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Our Climate Policy

We recognize global climate change science, as laid out by the United Nations Intergovernmental Panel on Climate Change. Our goal is to be diligent in responding to the shift to a lower-carbon economy and we will accomplish this by investing in and producing Biofuels - biodiesel, biogas and biojet - for trade.


We believe that the global response to climate change should pursue twin objectives: both limiting temperatures in line with the goals of the Paris Agreement and supporting the United Nations Sustainable Development Goals, including universal access to affordable energy.


Why this matters


As TREE develops and builds FuelBank as one of the world’s largest physical fuel exchanges, TREE has a key role to play in enabling transition to a low carbon economy in the region of the Americas. We can do this through a well-positioned portfolio that includes bio-diesel, bio-gasoline and bio-jet fuel - fuels that are heavily demanded within the transportation sector, but only 2% filled. We believe a transition from fossil fuels to Biofuels (zero-carbon emissions) will become a key part of the global response to the increasing risks posed by climate change.


To deliver a strong investment case to our shareholders, we must invest in assets that will be resilient to regulatory, physical and operational risks related to climate change.


Our Approach


To actively engage with policy-makers on regulatory changes arising from global climate change efforts – such as the COP21 commitments agreed in the Paris Climate Agreement.


To meet the growing needs of a lower carbon economy, TREE aims to prioritize its capital investment to include the production of Biofuels from waste sources such as MSW and used tires, essential to a reduction in pollution on the planet and to limit its fossil fuel trade capacity from current levels to transition to a majority Biofuels trade organization.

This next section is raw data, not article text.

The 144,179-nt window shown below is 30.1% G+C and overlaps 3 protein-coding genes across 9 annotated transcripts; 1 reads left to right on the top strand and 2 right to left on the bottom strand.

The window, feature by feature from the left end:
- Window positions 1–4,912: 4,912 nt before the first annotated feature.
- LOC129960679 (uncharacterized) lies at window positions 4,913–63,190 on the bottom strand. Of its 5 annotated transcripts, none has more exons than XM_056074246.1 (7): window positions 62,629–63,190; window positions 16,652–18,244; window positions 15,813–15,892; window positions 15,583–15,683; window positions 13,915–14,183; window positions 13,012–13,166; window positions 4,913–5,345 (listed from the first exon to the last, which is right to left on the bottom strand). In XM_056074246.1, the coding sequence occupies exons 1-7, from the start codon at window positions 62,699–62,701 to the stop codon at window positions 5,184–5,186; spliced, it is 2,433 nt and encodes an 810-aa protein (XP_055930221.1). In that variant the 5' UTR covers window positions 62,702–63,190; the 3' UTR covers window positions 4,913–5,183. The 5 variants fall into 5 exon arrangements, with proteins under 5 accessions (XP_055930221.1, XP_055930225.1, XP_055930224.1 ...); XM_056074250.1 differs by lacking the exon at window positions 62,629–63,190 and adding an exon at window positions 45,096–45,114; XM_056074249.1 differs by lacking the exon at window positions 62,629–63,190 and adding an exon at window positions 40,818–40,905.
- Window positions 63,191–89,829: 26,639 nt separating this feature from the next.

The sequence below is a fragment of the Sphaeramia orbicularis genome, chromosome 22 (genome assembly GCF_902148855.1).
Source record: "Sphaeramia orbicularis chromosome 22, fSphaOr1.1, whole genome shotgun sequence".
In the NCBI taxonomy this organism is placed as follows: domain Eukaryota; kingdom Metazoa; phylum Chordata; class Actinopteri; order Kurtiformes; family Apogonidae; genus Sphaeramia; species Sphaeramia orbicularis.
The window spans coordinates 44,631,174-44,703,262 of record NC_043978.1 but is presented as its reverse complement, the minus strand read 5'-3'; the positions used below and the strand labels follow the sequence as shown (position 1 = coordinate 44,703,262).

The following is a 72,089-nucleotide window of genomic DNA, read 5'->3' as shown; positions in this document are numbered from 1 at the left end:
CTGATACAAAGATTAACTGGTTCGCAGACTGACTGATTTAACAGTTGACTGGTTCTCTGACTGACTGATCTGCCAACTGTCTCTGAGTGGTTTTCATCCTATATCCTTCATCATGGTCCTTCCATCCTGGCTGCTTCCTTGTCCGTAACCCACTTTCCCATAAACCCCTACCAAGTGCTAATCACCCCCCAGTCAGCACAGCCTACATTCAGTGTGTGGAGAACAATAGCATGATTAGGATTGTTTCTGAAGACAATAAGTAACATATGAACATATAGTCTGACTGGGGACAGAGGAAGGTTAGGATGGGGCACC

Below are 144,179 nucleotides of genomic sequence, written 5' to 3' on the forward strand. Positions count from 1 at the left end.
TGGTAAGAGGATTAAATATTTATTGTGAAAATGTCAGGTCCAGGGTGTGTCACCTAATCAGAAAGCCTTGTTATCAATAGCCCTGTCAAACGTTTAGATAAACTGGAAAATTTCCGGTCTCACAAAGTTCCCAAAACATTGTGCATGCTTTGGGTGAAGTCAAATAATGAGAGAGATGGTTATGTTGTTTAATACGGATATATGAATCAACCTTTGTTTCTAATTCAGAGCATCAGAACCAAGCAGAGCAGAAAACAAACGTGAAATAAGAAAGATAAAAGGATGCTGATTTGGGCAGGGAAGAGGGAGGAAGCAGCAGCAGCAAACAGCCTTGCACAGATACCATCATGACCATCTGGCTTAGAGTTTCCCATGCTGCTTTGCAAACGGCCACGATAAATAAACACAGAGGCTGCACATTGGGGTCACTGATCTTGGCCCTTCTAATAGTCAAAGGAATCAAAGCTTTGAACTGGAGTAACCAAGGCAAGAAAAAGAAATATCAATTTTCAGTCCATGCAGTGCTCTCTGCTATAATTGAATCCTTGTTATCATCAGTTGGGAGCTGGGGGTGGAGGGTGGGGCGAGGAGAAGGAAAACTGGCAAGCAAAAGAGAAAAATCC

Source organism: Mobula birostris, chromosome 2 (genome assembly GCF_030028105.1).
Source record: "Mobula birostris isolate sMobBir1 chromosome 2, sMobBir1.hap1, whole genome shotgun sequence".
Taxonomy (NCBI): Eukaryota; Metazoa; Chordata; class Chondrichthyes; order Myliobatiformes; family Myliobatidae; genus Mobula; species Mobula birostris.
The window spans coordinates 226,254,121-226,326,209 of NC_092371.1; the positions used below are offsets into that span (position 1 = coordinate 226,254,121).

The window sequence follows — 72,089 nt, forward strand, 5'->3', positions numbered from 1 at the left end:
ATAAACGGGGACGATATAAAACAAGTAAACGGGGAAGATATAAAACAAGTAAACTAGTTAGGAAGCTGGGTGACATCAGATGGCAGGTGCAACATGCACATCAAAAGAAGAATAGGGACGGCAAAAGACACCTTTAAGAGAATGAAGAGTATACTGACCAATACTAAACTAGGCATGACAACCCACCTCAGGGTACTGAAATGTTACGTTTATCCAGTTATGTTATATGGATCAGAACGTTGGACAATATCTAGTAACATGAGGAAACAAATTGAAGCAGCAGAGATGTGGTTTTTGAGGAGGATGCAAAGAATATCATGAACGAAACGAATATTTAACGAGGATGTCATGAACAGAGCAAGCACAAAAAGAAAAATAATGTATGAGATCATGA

Since crude is also one of the highest production cost contributors to refined fuels – and the feedstock sources (MSW and tires) will provide 'tipping fees' income to TREE - we will also improve our revenue model efficiency, while reducing greenhouse gas (GHG) emissions. 


We work to be part of the solution to climate change. Our challenge: responding to the demand for energy both responsibly and sustainably.

We are committed to an energy transition towards a low-emissions future

We are convinced that a new energy model based innovation and technology is necessary. Consequently, our carbon strategy is based on the following areas:


Renewable Power Supply to the Terminal

Thermal Gasification MSW / Tire Pyrolysis

By installing solar and wind turbine power generation systems at our terminals and tank farm sites, TREE believes it can not only play its part on reducing carbon emissions, but it will also be in a position to completely be self-sufficient in its power needs, not requiring access to the grid to power terminal operations.

Thermal Gasification converts MSW to a usable synthesis gas, or "Syngas".

Municipal Solid Waste (MSW) includes “trash” such as kitchen waste, electronics, light bulbs, plastics, used tires, old paint and yard waste.

On average, with Gasification technology, one ton of MSW can be used to produce up to 1,000 kilowatt-hours of electricity, an extremely efficient and cleaner way to utilize this source of energy.

In the Gasification process, the MSW is not a fuel, but a feedstock for a high temperature chemical conversion process. Instead of producing just heat and electricity, the syngas produced by Gasification can be turned into higher value commercial products such as transportation fuels (biogas, biojet & biodiesel), chemicals, fertilizers, and even substitute natural gas. 

Municipal Solid Waste


Facts and Figures about Materials, Waste and Recycling

Energy Recovery from the Combustion of Municipal Solid Waste (MSW)

Renewable Biofuels Production

By investing in technologies that use waste sources such as MSW and used tires as the primary feedstock, TREE is able to produce biofuels such as biodiesel, biogas and biojet for an extremely thirsty market, starving for low to zero-carbon fuels for consumption in combustion engines.

This eliminates the argument and trajectory of the electric vehicle movement and provides an alternative for trains, ships and airplanes to be carbon-neutral, environmentally friendly and maintain a sustainable business model.

The use of MSW and used tires as primary feedstock would see a significant reduction in landfills and the elimination of high-source costing for the production of fuels as is common in petroleum-based fuels, where the cost of crude extraction and refined fuels production is a significant % of the cost of refined fuels, whereas sourcing and appropriating MSW & tire feedstock would also earn TREE 'tipping fees' as municipalities commonly pay recycling firms to remove waste from the landfills.

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